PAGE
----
Inspired induction

Several centuries before Newton or Leibniz, a group of mathematicians- now known as the Kerala school- had discovered infinite series, particularly for trigonometric functions. Although they cannot be credited with having invented calculus, they had some knowledge of mathematical induction and had obtained a number of results which they gave without proof.

Many of the mathematicians of this school were known: one of them, Jyeshtadevan's key work was the Yuktibhasa which he wrote in Malayalam. this text is considered unique in the history of Indian mathematics in that it contains proofs of theorems and derivations of rules and series. One major criticism of classical Indian mathematics is that it as largely ignorant of the methods of mathematics...

HBA in New Delhi have just brought out the Ganita-Yukti-Bhàshà of Jyeshtadeva (Rationals in Mathematical Astronomy). The Malyalam text has been critically edited and translated by K V Sarma, with explanatory notes by K Ramasubramanian, M D Srinivas and M S Sriram in two volumes, Mathematics and Astronomy. Running to 1084 pages, this two volume hardcover set is priced at Rs. 1500.00.

"The text comprising fifteen chapters is naturally divided into two parts, Mathematics and Astronomy, and purports to give an exposition of the techniques and theories employed in the computation of planetary motions as set forth in the great treatise Tantrasaïgraha (c.1500).

The Mathematics part is divided into seven chapters and the topics covered are Parikarma (logistics), fractions, rule of three, Kuññàkàra (linear indeterminate equations), Paridhi and Vyàsa (infinite series and approximations for the ratio of the circumference and diameter of a circle) and Jyànayana (infinite series and approximations for sines). A distinguishing feature of the work is that it presents detailed demonstrations of the famous results attributed to Màdhava (c.1340-1420), such as the infinite series for, the arc-tangent and the sine functions, the estimation of correction terms and their use in the generation of faster convergent series. Demonstrations are also presented for some of the classical results of Āâryabhaña (c.499) on Kuññàkàra or the process of solution of linear indeterminate equations, of Brahmagupta (c.628) on the diagonals and the area of a cyclic quadrilateral and of Bhàskara (c.1150) on the surface area and volume of a sphere.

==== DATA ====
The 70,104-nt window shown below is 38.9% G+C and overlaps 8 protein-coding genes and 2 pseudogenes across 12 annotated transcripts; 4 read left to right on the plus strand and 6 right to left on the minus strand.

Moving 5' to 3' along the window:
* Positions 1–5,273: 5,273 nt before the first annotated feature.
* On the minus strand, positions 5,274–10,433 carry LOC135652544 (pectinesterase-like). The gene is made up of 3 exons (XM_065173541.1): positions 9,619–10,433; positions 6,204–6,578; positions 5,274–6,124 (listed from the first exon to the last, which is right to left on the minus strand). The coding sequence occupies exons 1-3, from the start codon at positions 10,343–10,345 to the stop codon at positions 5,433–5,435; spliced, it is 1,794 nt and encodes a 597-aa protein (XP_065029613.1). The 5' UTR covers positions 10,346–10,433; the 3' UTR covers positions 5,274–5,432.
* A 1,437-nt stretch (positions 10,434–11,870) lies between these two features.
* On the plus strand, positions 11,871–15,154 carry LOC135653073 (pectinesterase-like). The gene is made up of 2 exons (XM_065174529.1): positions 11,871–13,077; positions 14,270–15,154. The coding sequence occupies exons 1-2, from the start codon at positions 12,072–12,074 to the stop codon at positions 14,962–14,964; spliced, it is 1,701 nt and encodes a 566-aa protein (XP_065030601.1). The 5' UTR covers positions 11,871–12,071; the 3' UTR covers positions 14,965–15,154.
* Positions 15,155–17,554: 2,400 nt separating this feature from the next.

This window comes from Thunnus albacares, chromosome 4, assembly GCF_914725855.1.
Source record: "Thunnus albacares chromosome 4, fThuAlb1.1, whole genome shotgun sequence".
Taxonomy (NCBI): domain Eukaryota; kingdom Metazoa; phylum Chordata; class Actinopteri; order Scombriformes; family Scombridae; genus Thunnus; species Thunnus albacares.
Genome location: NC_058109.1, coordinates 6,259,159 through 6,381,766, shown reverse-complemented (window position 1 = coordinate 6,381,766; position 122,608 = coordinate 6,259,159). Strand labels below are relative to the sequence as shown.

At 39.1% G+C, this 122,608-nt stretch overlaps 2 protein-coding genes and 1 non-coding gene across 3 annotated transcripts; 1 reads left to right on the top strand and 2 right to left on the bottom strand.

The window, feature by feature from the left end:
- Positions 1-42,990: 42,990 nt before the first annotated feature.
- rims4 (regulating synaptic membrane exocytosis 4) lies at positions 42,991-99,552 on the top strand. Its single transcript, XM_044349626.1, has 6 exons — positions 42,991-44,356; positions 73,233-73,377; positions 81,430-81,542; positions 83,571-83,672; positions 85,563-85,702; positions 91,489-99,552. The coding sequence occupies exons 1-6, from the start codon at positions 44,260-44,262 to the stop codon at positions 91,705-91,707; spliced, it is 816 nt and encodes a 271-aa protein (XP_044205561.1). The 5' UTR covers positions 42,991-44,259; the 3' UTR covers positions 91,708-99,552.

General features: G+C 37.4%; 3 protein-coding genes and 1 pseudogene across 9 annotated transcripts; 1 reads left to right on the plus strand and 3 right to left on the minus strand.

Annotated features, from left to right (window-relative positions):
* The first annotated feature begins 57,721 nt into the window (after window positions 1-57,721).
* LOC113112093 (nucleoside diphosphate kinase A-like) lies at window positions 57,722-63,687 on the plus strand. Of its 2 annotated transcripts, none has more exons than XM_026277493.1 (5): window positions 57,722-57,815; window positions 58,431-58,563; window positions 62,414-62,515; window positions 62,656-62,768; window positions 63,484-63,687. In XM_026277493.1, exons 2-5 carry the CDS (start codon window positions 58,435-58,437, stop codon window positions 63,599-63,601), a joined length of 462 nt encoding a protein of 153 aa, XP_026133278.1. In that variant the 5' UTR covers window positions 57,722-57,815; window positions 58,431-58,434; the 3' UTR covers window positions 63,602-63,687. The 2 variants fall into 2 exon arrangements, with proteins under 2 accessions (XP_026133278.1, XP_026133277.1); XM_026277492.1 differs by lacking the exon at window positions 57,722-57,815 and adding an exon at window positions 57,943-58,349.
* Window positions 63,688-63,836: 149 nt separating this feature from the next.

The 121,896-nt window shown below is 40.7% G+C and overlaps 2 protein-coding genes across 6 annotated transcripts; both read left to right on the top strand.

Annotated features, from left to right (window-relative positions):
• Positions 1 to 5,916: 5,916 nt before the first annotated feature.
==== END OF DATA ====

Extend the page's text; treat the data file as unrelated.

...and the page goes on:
The Astronomy part is divided into eight Chapters and the topics covered are Grahagati (computation of mean and true longitudes of planets), Bhågola and Bhagola (Earth and celestial spheres), problems relating to right ascension, declination, longitude, etc, determination of time, place, direction, etc., from gnomonic shadow), eclipses, phases of the Moon, and so on. A distinguishing feature of this work is that it gives a detailed exposition of the revised planetary model proposed by Nãlakaõñha which, for the first time in the History of Astronomy, gives the correct formulation of the equation of centre and the latitudinal motion of the interior planets, Mercury and Venus."

A wonderful addition to our History of Science and Mathematics sections. ISBN 978-81-85931-83-8